The proposal, as explained (few have seen the actual language) would create a “trigger on the trigger”. If the big trigger is hit, the extraction tax would move to a permanent across-the-board 4.5% and all triggered reductions would go away forever. If oil prices unexpectedly rise in the next 45 days and the trigger is not hit, nothing changes and it stays at 6.5%. Everyone expects the trigger to be invoked, so this would protect the state’s budget on the short term, and provide a more budgetary certainly for the long run. From the industry perspective, they lose their likely “tax holiday”, but long term will see a significantly lower overall tax rate.For those unfamiliar with oil taxes, a brief refresher. Oil is taxed for production (in lieu of property tax) at 5% - this is where local formula funds are derived and has never been targeted for change. Oil however also has an “extraction” tax, originally imposed by a citizen vote - it is “generally” at 6.5%. “Generally”, because it has various reductions for both exploration and “stripper” wells, AND MOST IMPORTANTLY, this tax is reduced when oil prices hit certain “triggers”. There has been much discussion that current oil prices have hit the “small trigger” reducing the extraction tax on new wells to 4.5%. More significantly, if oil prices stay below a monthly average of $52.05/barrel for 5 months (the “big trigger), the extraction tax goes away for at least 10 months and longer if oil prices don’t increase above the “trigger” for five consecutive months. The price has been this low for 3 months already, and almost certainly will be four months by the end of April. The big and small triggers, coupled with the lower oil prices and consequent lower production, is projected to reduce state revenues in the $4 billion range.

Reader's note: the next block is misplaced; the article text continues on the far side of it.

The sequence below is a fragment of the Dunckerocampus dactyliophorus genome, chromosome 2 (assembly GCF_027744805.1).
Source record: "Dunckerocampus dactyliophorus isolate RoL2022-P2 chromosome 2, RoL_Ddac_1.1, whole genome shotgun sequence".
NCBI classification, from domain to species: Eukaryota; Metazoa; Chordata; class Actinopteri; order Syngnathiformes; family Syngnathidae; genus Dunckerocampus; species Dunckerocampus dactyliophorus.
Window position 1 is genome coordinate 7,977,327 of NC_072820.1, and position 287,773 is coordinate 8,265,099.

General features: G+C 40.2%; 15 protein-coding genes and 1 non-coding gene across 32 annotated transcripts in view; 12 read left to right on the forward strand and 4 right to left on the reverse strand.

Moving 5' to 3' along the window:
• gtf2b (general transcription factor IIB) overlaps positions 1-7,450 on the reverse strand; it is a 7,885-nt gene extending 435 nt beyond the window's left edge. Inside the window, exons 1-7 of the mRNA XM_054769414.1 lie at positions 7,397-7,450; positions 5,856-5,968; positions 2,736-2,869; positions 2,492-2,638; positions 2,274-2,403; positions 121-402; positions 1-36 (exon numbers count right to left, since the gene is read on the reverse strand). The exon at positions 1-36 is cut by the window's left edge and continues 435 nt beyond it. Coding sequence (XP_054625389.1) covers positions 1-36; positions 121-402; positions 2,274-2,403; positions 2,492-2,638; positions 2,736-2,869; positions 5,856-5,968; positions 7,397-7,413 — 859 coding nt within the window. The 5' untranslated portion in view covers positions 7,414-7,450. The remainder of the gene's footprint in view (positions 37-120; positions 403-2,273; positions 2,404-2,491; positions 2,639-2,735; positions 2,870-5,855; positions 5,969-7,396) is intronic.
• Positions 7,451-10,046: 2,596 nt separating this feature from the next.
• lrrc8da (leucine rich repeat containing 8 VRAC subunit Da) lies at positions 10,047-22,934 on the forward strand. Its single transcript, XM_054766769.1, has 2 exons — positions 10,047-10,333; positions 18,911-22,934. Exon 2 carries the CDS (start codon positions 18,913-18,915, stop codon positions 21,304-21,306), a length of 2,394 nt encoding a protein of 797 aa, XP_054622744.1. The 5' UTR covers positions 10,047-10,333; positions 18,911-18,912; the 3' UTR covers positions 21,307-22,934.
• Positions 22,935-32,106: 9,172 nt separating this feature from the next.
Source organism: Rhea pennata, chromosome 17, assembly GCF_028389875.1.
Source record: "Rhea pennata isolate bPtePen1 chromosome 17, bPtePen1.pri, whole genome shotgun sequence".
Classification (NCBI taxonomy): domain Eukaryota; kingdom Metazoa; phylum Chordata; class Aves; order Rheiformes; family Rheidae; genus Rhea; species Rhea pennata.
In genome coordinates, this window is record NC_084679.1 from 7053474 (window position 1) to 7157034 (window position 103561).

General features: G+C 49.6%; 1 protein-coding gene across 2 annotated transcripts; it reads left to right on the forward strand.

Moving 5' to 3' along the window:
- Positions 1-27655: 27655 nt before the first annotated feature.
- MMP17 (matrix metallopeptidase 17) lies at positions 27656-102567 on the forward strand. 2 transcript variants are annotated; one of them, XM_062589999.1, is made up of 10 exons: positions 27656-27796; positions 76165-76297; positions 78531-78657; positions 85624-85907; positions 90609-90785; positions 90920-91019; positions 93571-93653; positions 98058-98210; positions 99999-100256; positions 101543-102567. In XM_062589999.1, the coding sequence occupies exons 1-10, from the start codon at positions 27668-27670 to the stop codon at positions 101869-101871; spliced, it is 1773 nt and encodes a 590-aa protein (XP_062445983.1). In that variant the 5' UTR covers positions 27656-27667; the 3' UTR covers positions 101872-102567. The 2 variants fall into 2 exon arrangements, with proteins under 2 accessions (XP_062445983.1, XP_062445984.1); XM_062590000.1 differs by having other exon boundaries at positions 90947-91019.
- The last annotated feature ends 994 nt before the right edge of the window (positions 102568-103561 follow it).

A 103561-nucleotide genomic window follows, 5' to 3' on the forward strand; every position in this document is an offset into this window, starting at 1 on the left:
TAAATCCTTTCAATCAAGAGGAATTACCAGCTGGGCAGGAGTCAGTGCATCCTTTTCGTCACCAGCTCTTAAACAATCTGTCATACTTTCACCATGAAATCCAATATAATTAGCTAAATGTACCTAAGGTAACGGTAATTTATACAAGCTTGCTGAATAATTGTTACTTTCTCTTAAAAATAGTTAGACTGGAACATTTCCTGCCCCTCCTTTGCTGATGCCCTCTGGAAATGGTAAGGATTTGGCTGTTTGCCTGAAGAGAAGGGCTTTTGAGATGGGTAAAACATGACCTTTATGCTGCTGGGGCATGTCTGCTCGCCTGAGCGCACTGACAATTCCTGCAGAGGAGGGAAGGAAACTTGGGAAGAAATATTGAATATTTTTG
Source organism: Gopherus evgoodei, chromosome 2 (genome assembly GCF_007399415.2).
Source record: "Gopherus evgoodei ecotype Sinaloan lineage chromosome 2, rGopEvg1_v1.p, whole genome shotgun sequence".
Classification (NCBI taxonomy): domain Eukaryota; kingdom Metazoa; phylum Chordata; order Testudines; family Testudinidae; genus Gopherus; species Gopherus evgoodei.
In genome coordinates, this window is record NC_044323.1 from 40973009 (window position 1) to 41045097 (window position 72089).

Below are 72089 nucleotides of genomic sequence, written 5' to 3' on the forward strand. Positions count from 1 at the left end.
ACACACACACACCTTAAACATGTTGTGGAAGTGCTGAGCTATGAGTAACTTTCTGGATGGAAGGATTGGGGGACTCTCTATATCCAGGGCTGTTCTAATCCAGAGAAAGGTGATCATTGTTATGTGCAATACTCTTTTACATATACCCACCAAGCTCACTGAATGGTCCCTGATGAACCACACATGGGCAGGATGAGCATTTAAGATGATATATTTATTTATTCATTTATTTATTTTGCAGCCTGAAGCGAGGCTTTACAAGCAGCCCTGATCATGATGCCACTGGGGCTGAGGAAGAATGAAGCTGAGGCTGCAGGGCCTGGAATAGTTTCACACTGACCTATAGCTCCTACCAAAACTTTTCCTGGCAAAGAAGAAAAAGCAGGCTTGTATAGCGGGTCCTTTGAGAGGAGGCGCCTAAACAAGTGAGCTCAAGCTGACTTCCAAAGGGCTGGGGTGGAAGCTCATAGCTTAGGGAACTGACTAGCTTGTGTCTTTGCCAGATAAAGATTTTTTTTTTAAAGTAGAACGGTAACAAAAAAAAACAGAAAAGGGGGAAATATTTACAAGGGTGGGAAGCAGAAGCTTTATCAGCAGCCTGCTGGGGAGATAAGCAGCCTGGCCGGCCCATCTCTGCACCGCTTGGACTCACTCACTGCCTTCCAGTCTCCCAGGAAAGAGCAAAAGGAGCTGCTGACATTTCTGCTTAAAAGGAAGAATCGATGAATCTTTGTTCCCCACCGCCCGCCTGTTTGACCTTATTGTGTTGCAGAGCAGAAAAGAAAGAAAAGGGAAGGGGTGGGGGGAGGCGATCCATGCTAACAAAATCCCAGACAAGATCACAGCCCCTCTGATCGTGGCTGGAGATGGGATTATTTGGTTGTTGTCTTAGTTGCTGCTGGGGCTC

Obviously, this is a HUGE ISSUE for the legislature, and as it enhances the projected bottom line, it will lead to other discussions about funding.
Getting back to more direct county issues, the following is a quick summary of several key pieces of legislation.
The “formula bill” (HB1176) , as reported last week, still remains in the House after unanimous passage in the Senate. Some are still urging a conference committee to address desired changes, but most representatives seem to desire to “concur” with the Senate and move on. If it is going to go into conference, action needs to take place soon.
SB2206, the social service grant cost shift, has been placed into conference. Senator Judy Lee will chair the conference and the other Senators are Dever and Warner. The House is expected to appoint theirs Friday afternoon. DHS and the counties will be urging some adjustment to the language regarding county social services budgeting for the next two years. The other big issue is the Senate proposal to develop a state/local commission for planning to move 100% of the costs to the State in 2018, while the House wants this done more directly by a Legislative interim committee.
As previously reported, in the Health Dept. Budget (HB1004), the Senate approved an add-back of $500,000 for local public health that was removed by the House. To give you all the numbers on this:
- Current appropriation is $4.0 million,
- Public health asked for $5.9 million,
- Governor recommended $5.0 million,
- House approved $4.25 million
- Senate approved $4.75 million
The DOT budget (HB1012) is also in conference and there is a strong effort to get a restoration of at least $200 million of the $400 million reduction from the Governor’s recommended funding level for state highway construction
HB1055, the “mills to cents” proposal was already reported DOA!!!
The Governor’s property tax reform proposal (SB2144) was passed by the House, and is awaiting concurrence in the Senate.
There was a brief 24 hours of anxious work on another tax bill, HB1057 – the assessment notice bill. In conference, amendments were floated to impose a variable property tax cap on all of local government. These amendments however were rejected.
HB1059 to extend state-paid property tax relief to utilities, will likely be the last property tax bill in conference, and as such, may become a “Christmas tree” of sorts. This now contains a modified assessor training requirement and also an enhancement to the state-paid homestead property tax credit program.
Also still in the works are:
- SB2143 – Senior mill match funding
- HB1020 – UGPTI budget and local roads study funding
- SB2012 – DHS budget and enhanced county admin support for expanded Medicaid
- SB2008 – PSC budget and proposal to fund a new rail monitoring unit with gas tax
- SB2016 – DES budget and funding for statewide mobile radio needs